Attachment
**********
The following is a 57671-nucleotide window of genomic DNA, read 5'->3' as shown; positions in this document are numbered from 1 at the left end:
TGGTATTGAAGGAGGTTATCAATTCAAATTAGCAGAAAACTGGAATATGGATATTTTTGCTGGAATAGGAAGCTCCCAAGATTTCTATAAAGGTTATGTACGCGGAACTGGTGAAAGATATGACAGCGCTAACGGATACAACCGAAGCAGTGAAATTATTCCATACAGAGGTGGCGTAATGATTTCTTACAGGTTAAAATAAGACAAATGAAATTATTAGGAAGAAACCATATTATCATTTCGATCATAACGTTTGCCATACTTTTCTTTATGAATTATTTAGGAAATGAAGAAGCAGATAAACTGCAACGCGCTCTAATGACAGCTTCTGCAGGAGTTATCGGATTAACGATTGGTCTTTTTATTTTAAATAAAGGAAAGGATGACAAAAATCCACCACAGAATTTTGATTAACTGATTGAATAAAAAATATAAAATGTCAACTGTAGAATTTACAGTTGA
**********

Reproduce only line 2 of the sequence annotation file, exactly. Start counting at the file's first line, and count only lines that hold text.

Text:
TGGTATTGAAGGAGGTTATCAATTCAAATTAGCAGAAAACTGGAATATGGATATTTTTGCTGGAATAGGAAGCTCCCAAGATTTCTATAAAGGTTATGTACGCGGAACTGGTGAAAGATATGACAGCGCTAACGGATACAACCGAAGCAGTGAAATTATTCCATACAGAGGTGGCGTAATGATTTCTTACAGGTTAAAATAAGACAAATGAAATTATTAGGAAGAAACCATATTATCATTTCGATCATAACGTTTGCCATACTTTTCTTTATGAATTATTTAGGAAATGAAGAAGCAGATAAACTGCAACGCGCTCTAATGACAGCTTCTGCAGGAGTTATCGGATTAACGATTGGTCTTTTTATTTTAAATAAAGGAAAGGATGACAAAAATCCACCACAGAATTTTGATTAACTGATTGAATAAAAAATATAAAATGTCAACTGTAGAATTTACAGTTGA